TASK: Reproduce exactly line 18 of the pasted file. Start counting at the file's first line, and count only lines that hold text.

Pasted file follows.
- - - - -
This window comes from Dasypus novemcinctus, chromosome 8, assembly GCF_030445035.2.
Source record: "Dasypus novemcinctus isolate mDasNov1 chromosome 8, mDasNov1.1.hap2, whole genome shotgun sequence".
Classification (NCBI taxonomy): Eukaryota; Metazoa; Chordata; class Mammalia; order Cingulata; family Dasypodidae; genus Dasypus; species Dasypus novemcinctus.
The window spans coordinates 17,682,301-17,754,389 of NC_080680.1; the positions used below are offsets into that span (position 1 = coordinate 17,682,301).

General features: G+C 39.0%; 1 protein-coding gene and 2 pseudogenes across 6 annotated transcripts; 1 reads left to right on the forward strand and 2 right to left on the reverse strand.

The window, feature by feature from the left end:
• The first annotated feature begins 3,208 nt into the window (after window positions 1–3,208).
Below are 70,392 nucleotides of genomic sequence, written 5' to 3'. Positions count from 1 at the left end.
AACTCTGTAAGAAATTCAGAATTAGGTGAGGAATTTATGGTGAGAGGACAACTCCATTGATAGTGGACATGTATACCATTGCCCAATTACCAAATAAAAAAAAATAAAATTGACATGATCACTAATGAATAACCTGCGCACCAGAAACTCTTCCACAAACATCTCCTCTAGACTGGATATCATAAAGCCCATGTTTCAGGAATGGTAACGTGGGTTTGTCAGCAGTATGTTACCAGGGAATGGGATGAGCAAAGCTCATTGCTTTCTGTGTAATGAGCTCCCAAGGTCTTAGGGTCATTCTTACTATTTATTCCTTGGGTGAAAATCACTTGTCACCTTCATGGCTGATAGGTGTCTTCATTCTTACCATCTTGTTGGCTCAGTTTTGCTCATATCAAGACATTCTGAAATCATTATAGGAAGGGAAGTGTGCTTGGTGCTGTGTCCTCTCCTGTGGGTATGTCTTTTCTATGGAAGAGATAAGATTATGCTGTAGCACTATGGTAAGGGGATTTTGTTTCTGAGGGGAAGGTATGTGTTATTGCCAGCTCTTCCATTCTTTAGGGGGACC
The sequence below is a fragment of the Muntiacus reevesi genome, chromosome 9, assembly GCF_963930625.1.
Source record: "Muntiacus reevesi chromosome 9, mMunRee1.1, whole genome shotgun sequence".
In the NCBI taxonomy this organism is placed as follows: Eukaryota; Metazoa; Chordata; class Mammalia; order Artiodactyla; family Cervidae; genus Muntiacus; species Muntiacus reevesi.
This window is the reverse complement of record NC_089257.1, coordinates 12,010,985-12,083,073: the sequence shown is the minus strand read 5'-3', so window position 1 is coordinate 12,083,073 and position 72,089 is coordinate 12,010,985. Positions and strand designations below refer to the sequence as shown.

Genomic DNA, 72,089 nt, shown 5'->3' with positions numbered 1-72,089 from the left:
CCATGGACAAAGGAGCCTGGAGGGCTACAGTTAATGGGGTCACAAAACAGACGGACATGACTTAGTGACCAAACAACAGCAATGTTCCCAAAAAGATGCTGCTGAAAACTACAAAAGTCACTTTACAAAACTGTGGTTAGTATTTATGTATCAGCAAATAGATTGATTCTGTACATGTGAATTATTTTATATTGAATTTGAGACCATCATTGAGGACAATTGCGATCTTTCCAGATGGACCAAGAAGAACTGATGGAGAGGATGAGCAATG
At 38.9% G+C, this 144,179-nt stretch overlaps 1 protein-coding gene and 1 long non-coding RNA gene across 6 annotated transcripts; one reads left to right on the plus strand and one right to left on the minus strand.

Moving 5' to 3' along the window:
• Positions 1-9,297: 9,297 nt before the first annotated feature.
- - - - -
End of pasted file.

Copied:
• Positions 1-9,297: 9,297 nt before the first annotated feature.